Local snake identification groups on Facebook have been reducing the number of snakes being killed out of fear, Emily Willingham reports for Scientific American. The work of snake ID groups, such as Facebook’s Snake Identification group or Reddit’s r/whatsthissnake subreddit, has been covered before (see Sierra in 2017), and now that I no longer respond to snake ID requests myself, I point people to these very groups. The interesting twist here is that these are local groups, focusing on a specific region (e.g. north Texas). Not only is local expertise more relevant and reliable (r/whatsthissnake gets ID requests from every continent), but a local group might also help someone get on-site assistance (not every snake problem can be solved remotely).
If you had to guess, at what point on the timeline do you think a book about prehistoric mammals would begin its tale? Most of us, I suspect, would imagine that book to start at the end of the Cretaceous, when the asteroid wiped out the dinosaurs and ushered in the so-called Age of Mammals. But surprise! Steve Brusatte’s latest book, The Rise and Reign of the Mammals, doesn’t do that. In fact, the asteroid strike shows up halfway through the book. In other words: the entire first half of a book about prehistoric mammals covers the period before the Age of Mammals. The first half is the rise, the second the reign: get it?
That’s because The Rise and Reign of the Mammals isn’t about the Age of Mammals, i.e. the Cenozoic; it’s about the mammals. And their origin predates the dinosaurs by a lot. And like Brusatte’s previous book, The Rise and Fall of the Dinosaurs (reviewed here), the focus is on evolution. What makes a mammal? (It’s not about the semi-eponymous mammary glands, which don’t fossilize in any event; it’s mostly about the jaw.) When did mammal characteristics evolve? What kinds of mammals evolved, and where, and what happened to them?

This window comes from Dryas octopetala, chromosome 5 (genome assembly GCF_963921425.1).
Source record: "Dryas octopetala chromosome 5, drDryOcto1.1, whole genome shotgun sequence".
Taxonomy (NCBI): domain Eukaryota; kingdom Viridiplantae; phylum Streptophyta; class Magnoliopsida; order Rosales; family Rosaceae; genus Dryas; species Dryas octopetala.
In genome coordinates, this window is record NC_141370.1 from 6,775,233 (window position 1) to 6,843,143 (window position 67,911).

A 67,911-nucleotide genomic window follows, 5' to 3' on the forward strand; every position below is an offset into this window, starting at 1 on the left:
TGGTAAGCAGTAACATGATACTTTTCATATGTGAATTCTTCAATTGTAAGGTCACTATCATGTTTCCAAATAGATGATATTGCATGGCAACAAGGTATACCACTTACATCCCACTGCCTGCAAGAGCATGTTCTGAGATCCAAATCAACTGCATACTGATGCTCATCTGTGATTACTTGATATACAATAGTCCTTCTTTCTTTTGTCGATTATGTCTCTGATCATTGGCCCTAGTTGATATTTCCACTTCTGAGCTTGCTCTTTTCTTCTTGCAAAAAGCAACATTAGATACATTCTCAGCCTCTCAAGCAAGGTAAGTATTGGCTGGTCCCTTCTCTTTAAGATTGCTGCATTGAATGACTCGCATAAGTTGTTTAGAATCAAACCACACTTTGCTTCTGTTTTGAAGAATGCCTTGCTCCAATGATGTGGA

And again like the previous book, that evolution is presented in context: with the state of the climate in particular, and what mammals were competing against. It’s a paleontological shibboleth that the presence of dinosaurs suppressed mammalian evolution, in that mammals were kept small; Brusatte argues that mammals kept dinosaurs big—at least the non-avian kind. It’s that context—time, climate, habitat, other species—that made The Rise and Fall of the Dinosaurs stand out, and the same is true here: if you liked the last one, you’ll like this one too.
Add to that the fact that, at least as far as popular culture is concerned, mammal evolution is somewhat overlooked of late. This book remedies that, and in spades.
Three years ago Tor.com published an essay of mine in which I argued that the classic fantasy map style was not something that would be used by characters in a fantasy world. Provocatively titled “Fantasy Maps Don’t Belong in the Hands of Fantasy Characters,” it proved to be the most controversial thing I’ve ever written. The main complaint was that it was wrong for me to think that fantasy should follow the rules of the real world; fantasy was fantasy, and as such it was okay if its maps didn’t follow the rules.1 In fairness, my critics were the wrong audience for what I was trying to say.
They would also be the wrong audience for the book under consideration here: Putting the Fact into Fantasy, a collection of 50 short essays by various writers, edited by Dan Koboldt and published earlier this month by Writer’s Digest Books. The publisher is a hint as to the audience: these pieces are aimed at writers of fantasy and science fiction who want to up their game in terms of adding a touch of realism to their work. Because fantasy is built from recognizable real-world raw materials—horses and castles, archers and peasants, trade routes and languages, weapons and wounds—getting the real-world details right can in fact matter. They can save you from resorting to clichés, and knowledgeable readers from being thrown out of the story by what to them is an obvious error.2